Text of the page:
Ministers urged to ban the sale of energy drinks to children
The sale of energy drinks in the UK increased by 155% between 2006 and 2014.
Ministers have been urged to ban the sale of energy drinks to children — as one MP branded them “highly dangerous” to under-16s.
Studies have shown that regularly consuming large quantities of caffeine can result in increased blood pressure, sleep disturbances, headaches and stomachaches.
Labour MP Anna Turley, who secured a Westminster Hall debate on the issue, told ministers that children drinking energy drinks are also more likely to consume alcohol, smoke or take drugs in later life.
The sale of the drinks in the UK increased by 155% between 2006 and 2014 and sales are projected to continue to grow until at least 2020.
Ms Turley said: “A single litre bottle of energy drink can contain the equivalent caffeine of five shots of espresso and 12 teaspoons of sugar, even more shockingly these can be purchased for as little as 79p.
“I like my coffee in the morning as much as anyone else, but I think members would join me in my shock if ahead of us in the morning queue for our latte we saw a 10-year-old child order and drink a double, triple or even quadruple espresso.”
She added: “Many children and parents are just not aware of the health risks of regularly consuming these drinks. Many parents and young people will not be aware that on the back of can of energy drink you will see the words ‘not recommended for children’.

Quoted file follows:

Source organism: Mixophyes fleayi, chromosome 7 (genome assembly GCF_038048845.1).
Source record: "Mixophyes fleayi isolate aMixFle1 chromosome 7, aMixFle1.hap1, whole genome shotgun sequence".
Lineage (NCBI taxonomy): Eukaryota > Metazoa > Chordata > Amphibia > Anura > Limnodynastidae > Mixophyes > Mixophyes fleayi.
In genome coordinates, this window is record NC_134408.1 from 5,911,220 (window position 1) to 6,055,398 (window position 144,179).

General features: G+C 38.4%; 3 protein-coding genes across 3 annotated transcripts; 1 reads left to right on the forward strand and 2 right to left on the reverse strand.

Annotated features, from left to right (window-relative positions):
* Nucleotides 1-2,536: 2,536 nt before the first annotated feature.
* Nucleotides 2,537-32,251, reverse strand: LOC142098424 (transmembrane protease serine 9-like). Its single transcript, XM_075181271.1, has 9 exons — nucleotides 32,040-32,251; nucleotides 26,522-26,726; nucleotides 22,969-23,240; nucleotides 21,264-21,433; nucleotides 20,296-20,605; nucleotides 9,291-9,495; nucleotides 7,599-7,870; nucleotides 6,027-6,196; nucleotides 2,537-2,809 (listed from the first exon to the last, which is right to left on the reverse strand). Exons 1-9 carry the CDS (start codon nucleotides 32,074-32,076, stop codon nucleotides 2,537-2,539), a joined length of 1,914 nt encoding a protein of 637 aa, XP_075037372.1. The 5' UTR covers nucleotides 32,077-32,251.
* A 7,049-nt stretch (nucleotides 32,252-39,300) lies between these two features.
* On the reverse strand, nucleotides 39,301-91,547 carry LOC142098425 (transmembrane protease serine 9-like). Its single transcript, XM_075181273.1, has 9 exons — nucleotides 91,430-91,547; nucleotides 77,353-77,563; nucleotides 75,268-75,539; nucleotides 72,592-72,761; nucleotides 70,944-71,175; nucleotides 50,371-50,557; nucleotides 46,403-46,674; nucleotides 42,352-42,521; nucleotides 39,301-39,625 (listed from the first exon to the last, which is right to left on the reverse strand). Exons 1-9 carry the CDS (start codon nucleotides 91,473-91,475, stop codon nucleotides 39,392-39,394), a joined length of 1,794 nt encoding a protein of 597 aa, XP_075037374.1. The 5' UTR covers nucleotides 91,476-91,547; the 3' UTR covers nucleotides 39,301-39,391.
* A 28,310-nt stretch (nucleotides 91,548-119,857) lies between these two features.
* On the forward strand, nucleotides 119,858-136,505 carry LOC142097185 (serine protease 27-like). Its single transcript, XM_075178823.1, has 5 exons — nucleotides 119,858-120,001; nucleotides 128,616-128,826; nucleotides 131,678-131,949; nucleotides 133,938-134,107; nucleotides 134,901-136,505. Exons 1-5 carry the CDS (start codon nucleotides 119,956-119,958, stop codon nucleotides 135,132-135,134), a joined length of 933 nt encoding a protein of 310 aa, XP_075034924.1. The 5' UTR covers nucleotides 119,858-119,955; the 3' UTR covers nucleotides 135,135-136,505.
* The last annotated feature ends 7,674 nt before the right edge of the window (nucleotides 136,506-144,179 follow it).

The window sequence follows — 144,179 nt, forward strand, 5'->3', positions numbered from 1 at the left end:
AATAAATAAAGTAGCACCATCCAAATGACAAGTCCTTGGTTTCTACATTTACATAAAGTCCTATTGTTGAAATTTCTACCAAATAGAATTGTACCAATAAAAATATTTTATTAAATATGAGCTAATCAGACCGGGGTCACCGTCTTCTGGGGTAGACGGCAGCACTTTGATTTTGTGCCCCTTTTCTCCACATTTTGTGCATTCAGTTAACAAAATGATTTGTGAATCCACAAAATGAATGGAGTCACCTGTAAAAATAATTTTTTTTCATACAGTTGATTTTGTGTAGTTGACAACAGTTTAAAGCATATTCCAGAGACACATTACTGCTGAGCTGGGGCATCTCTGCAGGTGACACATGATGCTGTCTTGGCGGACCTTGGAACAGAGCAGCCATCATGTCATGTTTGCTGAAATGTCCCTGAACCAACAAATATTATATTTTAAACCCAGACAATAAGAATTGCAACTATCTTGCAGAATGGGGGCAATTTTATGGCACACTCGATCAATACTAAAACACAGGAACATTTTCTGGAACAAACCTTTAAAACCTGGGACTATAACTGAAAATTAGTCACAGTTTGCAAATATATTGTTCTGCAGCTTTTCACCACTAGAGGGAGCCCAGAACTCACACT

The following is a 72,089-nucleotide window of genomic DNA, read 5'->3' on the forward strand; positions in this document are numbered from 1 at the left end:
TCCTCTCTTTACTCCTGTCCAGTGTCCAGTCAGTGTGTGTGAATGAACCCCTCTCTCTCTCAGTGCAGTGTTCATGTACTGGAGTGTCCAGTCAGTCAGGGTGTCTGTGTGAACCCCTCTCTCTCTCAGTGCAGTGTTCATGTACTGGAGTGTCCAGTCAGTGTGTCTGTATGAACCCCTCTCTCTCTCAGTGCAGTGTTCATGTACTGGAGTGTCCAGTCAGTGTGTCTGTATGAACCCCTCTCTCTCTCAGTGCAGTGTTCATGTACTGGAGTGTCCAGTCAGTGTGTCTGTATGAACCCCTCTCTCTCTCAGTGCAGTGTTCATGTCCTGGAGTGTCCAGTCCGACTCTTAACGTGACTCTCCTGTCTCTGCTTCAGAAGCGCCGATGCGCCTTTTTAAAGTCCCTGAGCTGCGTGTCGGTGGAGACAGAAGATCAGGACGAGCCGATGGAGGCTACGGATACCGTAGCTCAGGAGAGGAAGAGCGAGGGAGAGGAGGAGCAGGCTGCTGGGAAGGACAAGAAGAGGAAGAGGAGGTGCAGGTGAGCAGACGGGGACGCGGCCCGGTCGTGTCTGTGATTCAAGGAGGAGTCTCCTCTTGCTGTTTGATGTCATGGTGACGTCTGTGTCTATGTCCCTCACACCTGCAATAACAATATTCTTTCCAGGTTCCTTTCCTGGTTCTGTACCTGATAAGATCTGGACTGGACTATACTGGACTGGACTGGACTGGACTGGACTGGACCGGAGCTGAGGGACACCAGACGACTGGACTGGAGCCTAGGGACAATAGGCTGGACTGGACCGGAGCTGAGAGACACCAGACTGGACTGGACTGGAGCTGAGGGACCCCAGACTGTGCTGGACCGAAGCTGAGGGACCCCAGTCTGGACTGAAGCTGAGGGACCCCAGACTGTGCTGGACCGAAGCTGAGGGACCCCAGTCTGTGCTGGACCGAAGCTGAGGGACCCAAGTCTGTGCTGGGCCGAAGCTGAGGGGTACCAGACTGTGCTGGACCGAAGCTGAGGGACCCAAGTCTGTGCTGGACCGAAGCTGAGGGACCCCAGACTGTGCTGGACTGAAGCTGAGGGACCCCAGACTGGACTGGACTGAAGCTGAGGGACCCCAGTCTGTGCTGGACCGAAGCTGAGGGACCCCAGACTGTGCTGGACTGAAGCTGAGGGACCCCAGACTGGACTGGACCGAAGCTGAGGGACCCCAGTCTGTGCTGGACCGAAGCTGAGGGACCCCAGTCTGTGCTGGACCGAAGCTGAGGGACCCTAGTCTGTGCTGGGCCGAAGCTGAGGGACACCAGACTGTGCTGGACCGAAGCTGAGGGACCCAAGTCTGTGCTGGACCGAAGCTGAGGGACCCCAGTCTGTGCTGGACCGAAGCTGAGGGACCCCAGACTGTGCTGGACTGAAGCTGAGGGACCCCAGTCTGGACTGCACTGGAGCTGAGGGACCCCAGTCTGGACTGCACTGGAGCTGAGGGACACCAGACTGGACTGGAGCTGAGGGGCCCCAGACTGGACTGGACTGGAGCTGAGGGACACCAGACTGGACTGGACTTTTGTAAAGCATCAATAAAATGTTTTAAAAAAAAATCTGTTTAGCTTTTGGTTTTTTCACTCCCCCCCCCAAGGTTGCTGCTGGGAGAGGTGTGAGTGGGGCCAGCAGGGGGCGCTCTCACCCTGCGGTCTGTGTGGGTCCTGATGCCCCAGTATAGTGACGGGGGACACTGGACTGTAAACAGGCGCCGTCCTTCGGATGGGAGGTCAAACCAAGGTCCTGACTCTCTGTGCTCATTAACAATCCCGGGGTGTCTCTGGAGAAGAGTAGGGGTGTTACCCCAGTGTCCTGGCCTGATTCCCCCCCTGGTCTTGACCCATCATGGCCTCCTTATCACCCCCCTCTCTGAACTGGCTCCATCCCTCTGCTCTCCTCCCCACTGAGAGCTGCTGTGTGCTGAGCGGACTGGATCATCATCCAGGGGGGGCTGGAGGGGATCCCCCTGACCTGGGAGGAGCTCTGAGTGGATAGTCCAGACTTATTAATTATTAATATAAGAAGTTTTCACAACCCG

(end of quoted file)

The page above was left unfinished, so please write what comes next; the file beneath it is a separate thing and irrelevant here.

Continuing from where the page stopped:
“The Government rightly ensures that any product that is high in caffeine carries this warning, but how can it be that the Government forces companies to warn their product is unsafe for children to drink but follows with no enforcement measures or protections against children drinking them?”
I spoke to @BBCTees @amy_oakden @greenyfrom6am earlier about my Westminster Hall debate today on energy drinks and why they shouldn't be sold to children. Listen again here: #notforchildren pic.twitter.com/8oicTx8FY3— Anna4Redcar🌹🐝 (@annaturley) April 17, 2018
Existing industry labelling guidelines require any soft drink with more than 150mg of caffeine per litre to carry a high-caffeine content warning and state it is not recommended for children.
Ms Turley concluded by asking Health Minister Steve Brine if he would consider implementing a “full ban on the sale of these highly caffeinated and frankly highly dangerous energy drinks to children”.
Mr Brine agreed that the sale of energy drinks to children was a “really big issue” and one which was firmly on the Government’s radar.
He said: “Regular consumption of energy drinks by children is not appropriate at all and I say that as somebody with young children myself.”
The minister went on to praise the big five supermarket chains that had cracked down on the sale of energy drinks to under-16s, but added that the producers now needed to “take a long hard look and consider their social and moral responsibility”.
However, he did not go as far as to commit to a ban, telling MPs: “I would reassure members and the public that this is a matter which the Government and I are looking at very carefully.
“We will monitor the situation extremely closely in the light of emerging scientific evidence and public concern.
“If we conclude that further Government action is needed to restrict the sale of energy drinks to children then we won’t hesitate to act.”